Masada was the last holdout of Jewish rebels against the Romans 2000 years ago. Nearly 1000 men, women and children escaped Jerusalem to this isolated desert mountain fortress. They used King Herod’s buildings, water cisterns, and food storage maintained by Roman soldiers for six decades after Herod’s death. In this way, the rebels survived three years, until the 15,000 Roman soldiers encamped around the mountain had enough and built a ramp and battering ram to breach the fortress walls.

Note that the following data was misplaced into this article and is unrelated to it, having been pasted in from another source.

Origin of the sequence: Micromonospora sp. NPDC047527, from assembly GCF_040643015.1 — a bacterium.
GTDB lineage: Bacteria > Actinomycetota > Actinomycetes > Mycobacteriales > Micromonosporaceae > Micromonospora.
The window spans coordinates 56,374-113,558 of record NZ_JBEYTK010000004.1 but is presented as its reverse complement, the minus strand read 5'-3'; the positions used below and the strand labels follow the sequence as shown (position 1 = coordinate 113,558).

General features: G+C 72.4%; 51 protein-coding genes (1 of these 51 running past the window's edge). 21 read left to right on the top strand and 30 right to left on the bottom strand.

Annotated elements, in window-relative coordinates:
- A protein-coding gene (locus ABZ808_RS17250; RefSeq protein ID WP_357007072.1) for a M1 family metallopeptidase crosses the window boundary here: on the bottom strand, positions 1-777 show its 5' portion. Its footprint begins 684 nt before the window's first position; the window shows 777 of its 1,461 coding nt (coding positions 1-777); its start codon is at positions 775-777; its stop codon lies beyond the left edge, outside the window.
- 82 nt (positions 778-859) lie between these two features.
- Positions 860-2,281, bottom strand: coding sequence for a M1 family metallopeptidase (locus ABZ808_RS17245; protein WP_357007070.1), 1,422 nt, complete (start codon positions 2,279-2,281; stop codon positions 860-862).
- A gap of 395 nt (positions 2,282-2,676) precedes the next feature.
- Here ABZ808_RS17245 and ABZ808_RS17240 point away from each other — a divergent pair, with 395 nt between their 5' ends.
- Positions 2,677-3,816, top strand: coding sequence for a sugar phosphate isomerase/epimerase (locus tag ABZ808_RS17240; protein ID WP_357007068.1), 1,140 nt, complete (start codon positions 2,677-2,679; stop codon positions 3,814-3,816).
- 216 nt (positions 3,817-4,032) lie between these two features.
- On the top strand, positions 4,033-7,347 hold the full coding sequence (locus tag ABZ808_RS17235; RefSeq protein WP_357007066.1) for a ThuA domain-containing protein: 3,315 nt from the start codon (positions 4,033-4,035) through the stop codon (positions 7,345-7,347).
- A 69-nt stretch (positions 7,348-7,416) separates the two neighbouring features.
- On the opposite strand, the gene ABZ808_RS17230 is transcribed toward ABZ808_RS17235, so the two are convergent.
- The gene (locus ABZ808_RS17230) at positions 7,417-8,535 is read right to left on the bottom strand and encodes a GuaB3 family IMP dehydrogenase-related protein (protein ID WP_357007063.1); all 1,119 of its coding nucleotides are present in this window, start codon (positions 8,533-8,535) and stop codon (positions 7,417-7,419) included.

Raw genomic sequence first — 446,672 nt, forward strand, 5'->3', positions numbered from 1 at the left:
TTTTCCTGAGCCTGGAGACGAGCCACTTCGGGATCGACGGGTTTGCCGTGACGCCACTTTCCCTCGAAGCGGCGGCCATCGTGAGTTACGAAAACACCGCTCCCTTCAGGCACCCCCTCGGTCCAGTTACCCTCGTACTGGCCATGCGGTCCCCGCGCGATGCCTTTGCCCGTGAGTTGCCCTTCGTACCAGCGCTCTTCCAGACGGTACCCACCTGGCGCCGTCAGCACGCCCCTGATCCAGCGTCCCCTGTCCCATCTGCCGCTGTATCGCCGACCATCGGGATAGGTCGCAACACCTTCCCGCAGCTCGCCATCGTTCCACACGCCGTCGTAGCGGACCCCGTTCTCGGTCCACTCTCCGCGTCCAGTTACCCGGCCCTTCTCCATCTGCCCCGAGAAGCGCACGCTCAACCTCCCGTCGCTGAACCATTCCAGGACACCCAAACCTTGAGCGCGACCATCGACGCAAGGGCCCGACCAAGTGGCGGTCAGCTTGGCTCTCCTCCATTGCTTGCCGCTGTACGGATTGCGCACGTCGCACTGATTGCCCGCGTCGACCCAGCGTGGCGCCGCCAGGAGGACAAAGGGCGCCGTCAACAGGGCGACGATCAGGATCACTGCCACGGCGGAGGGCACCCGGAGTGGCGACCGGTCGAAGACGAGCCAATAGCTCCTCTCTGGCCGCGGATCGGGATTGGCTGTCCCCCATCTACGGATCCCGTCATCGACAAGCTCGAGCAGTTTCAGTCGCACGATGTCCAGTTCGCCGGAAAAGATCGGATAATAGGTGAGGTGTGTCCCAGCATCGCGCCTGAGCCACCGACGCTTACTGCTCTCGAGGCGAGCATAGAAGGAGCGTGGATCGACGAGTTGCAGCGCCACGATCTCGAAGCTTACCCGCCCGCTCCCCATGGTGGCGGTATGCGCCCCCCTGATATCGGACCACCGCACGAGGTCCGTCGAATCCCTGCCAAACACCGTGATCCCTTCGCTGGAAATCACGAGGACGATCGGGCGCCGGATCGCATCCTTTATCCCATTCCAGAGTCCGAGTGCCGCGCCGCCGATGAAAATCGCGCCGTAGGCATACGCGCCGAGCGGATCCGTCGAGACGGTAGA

According to the famous contemporary historian Josephus, the people decided to die by their own hands rather than be captured by the Romans and a possible worse fate. They set fire to their belongings to leave nothing for the Romans. (Archaeologists found burnt belongings in their cooking areas.) Each man dispatched his own family, after which 10 men were chosen to dispatch the others. Those 10 men then drew lots to see who would dispatch the other nine, and then kill himself. The leader’s name was Elazar ben Yair. “Ben Yair” is one of the names written on the 10 shards that the archaeologists found.